EMPLOYEES MUST BE CLEAR BEFORE CLAIMING CONSTRUCTIVE DISMISSAL
A constructive dismissal is a termination where nobody says you are fired. If an employer significantly changes the terms of employment without reasonable advanced notice and without the employee’s consent, the employee may take the position that they have in fact been terminated, leave and sue for wrongful dismissal.
Determining whether the terms of employment have been changed in a significant enough manner to constitute a constructive dismissal, however, is not always easy. Employees who make the wrong assessment and walk out of the workplace without enough provocation can easily end up with nothing but a lawyer=s bill to show for it.
A man named Paul worked for Canada Post for approximately 16 years.
Three years before he left, his office was moved to his home. He said that change was forced upon him. The employer said he asked to work from home.
Two years before he left, a fellow employee suggested that Paul had inappropriately taken $10,000. When Paul complained, the fellow employee signed a letter of apology.
Paul alleged that the final straw was the increase of his personal sales targets from $10 million to $120 million. He said there was no way he could make bonus with such a ridiculous target. The employer said that Paul knew perfectly well that the $120 million sales target was for the 8 person sales team, no just for Paul.
Over a 9-day trial, Paul alleged that the cumulative effect of all these grievances was that he had been constructively dismissed and was entitled to pay in lieu of reasonable notice for his 16 years of service.
Paul, however, never complained to anyone about working from home and he had been doing it for 3 years by the time he left. The court found that Paul had condoned or accepted the change by his silence over such a long period of time.
The court found that one slanderous statement by a fellow employee followed by a written apology was not a constructive dismissal.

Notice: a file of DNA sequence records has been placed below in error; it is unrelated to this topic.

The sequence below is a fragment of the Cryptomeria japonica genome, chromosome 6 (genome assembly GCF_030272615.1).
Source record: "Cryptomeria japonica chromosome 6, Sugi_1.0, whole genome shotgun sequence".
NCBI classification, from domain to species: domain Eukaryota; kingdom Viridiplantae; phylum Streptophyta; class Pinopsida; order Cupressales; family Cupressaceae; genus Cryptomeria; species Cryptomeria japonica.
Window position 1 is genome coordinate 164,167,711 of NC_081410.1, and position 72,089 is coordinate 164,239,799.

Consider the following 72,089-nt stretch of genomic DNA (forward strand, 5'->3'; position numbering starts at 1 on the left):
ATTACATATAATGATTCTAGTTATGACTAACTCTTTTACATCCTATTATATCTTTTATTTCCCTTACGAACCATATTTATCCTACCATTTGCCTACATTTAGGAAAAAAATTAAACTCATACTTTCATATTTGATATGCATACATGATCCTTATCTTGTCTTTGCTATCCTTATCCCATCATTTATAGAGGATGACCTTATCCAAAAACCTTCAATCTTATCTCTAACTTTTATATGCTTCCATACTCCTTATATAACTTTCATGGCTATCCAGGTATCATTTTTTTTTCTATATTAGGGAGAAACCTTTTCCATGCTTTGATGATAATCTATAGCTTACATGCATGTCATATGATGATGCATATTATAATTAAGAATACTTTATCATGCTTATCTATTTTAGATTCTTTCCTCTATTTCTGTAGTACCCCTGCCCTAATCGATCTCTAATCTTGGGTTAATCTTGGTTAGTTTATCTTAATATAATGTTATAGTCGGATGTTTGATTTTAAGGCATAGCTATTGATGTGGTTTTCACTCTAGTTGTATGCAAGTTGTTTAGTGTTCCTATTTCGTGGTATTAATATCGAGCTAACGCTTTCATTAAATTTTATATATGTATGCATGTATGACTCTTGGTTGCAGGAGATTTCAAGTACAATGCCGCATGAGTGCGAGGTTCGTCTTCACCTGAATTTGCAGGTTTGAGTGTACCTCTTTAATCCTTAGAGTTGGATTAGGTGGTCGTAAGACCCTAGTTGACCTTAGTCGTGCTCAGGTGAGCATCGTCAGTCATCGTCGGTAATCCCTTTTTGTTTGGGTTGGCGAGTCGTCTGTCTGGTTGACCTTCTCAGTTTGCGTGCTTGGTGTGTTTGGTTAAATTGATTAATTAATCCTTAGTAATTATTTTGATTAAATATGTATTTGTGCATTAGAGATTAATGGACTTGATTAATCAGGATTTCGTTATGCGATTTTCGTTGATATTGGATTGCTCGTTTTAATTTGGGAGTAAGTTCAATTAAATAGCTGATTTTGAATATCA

The court found that Paul not only knew the $120 million sales target was not his alone and that he made no effort to complain about the sales target or clarify it with anyone.
This case should never have gone to trial. It may very well be that Paul decided to go to trial despite his lawyer's advice.
An employment lawyer, when giving advice to somebody who thinks they may have been constructively dismissed, has to resist the temptation to tell the client what they want to hear.
As the court pointed out in Paul's case, the facts have to be assessed objectively. The issue is not how the employee perceives the employer's actions. What the employer does may make the employee feel terrible. That, however, is not enough to constitute a constructive dismissal. The employee=s perception and reaction must be reasonable given what actually happened.
The judge in Paul's case found that Paul overreacted to a number of minor irritants. Paul ended up paying his lawyer's bill for a 9-day trial and part of the costs incurred by his former employer.
Anyone considering leaving their employment because of a perceived constructive dismissal should think very carefully and consult an employment lawyer first. You may not only end up with no pay in lieu of notice, but in debt as a result of the legal costs.
As published in the Hamilton Spectator, March 30, 2004